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Rocket Lab just launched seven satellites to orbit, and learned a thing or two about bringing boosters back down to Earth for reuse.
A two-stage Electron rocket lifted off from the company's New Zealand launch site today (Dec. 6) at 3:18 a.m. EST (0818 GMT; 9:18 p.m. local New Zealand time), carrying an artificial-meteor spacecraft and six microsatellites high into the antipodean skies. If everything goes according to plan, all seven craft will be deployed about an hour after liftoff.
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The first stage of this Electron was upgraded, "equipped with new guidance and navigation hardware (including S-band telemetry and onboard flight computer systems) and a reaction-control system to orient the booster during its atmospheric reentry," Rocket Lab representatives wrote in the mission press kit, which you can find here.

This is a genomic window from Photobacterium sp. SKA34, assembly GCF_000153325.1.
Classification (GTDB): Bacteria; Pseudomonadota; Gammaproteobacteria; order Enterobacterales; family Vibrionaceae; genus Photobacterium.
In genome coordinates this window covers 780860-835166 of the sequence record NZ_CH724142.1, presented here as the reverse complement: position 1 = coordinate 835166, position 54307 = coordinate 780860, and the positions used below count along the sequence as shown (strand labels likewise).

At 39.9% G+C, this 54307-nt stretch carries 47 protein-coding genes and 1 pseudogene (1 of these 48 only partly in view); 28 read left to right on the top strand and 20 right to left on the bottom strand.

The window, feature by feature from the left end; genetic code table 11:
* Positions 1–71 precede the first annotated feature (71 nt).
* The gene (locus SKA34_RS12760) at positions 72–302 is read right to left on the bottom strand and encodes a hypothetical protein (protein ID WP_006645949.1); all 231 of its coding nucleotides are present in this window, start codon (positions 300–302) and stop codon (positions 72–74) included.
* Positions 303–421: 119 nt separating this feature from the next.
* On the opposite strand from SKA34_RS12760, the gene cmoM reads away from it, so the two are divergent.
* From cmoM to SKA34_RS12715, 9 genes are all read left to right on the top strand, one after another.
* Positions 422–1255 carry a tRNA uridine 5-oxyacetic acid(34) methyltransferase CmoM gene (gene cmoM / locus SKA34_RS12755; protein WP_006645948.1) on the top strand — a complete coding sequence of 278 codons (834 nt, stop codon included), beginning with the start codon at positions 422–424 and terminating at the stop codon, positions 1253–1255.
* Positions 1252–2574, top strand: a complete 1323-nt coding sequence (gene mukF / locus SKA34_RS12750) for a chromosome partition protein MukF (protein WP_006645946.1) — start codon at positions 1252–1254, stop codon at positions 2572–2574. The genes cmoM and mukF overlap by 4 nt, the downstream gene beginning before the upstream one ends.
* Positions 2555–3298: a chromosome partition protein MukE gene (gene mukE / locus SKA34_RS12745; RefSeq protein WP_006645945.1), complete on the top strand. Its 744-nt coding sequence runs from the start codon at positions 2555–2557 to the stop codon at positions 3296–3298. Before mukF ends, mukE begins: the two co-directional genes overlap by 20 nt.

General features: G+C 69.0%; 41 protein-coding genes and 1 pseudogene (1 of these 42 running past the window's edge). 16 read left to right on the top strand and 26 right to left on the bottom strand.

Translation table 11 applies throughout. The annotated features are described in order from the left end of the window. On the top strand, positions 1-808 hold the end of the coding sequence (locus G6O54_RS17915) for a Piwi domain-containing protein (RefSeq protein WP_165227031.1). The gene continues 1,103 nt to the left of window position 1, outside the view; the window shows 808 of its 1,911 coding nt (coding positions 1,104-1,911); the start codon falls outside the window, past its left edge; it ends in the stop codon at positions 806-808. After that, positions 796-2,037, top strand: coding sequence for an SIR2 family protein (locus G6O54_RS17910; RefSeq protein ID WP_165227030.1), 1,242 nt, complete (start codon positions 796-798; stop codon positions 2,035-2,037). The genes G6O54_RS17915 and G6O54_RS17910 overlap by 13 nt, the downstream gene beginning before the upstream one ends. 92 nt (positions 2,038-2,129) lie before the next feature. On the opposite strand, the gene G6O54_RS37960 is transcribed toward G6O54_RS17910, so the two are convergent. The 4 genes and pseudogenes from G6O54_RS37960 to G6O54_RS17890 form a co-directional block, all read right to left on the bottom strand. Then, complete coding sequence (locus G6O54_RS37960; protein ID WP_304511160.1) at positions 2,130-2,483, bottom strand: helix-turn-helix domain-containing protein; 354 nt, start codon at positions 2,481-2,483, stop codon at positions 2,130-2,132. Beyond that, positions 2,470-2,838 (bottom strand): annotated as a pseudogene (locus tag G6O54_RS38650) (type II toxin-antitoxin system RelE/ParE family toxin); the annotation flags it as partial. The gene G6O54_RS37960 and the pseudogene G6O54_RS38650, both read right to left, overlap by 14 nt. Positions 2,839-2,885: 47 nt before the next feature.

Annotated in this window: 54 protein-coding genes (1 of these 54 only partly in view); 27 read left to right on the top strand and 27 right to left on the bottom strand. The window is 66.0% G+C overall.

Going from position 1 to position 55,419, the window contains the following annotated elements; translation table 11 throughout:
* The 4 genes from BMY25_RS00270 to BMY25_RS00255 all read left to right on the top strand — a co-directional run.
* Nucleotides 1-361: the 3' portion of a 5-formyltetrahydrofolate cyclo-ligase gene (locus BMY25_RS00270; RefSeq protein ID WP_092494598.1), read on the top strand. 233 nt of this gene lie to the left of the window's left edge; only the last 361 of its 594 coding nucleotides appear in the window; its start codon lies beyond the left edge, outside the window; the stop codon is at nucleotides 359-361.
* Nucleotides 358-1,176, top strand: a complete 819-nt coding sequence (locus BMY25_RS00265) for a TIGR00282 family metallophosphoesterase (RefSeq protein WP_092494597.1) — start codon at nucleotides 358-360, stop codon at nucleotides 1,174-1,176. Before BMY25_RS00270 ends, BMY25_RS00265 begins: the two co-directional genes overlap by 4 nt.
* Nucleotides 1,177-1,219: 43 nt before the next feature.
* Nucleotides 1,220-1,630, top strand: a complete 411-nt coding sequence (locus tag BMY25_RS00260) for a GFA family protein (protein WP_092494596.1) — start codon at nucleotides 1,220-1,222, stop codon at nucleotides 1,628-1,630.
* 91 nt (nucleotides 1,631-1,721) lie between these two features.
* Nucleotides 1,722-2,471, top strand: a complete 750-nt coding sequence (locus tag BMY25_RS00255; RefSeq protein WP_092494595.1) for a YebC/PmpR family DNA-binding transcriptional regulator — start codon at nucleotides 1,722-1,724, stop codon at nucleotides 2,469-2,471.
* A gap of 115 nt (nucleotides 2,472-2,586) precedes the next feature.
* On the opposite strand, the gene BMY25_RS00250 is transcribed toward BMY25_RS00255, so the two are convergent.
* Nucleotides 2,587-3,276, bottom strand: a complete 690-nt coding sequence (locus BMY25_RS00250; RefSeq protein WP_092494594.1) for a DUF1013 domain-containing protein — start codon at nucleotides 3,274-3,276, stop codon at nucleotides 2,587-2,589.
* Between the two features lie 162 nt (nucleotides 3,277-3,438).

Mission - Role - Data - Iterate - Towards
"This mission will play a key role in helping us gather data and iterate towards our first full recovery mission next year," they added.
That's right: Like SpaceX and Blue Origin, Rocket Lab plans to start reusing boosters. But the 57-foot-tall (17 meters) Electron is too small to feasibly make vertical, propulsive landings like SpaceX's Falcon 9 or Blue Origin's New Shepard, Rocket Lab CEO Peter Beck has said. So, the company intends to pluck falling Electron first stages out of the sky with a helicopter.
Goal - Recovery - Reuse - Frequency - Part
The main goal of recovery and reuse is to boost launch frequency, which is part of Rocket Lab's core mission of increasing access to space. The company eventually aims to launch at least once per week with Electron, which can loft about 500 lbs. (227 kilograms) of payload on each roughly $5 million mission.
"It's not about cutting costs at all, to be honest," Beck told...
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Aim and timing is evereything.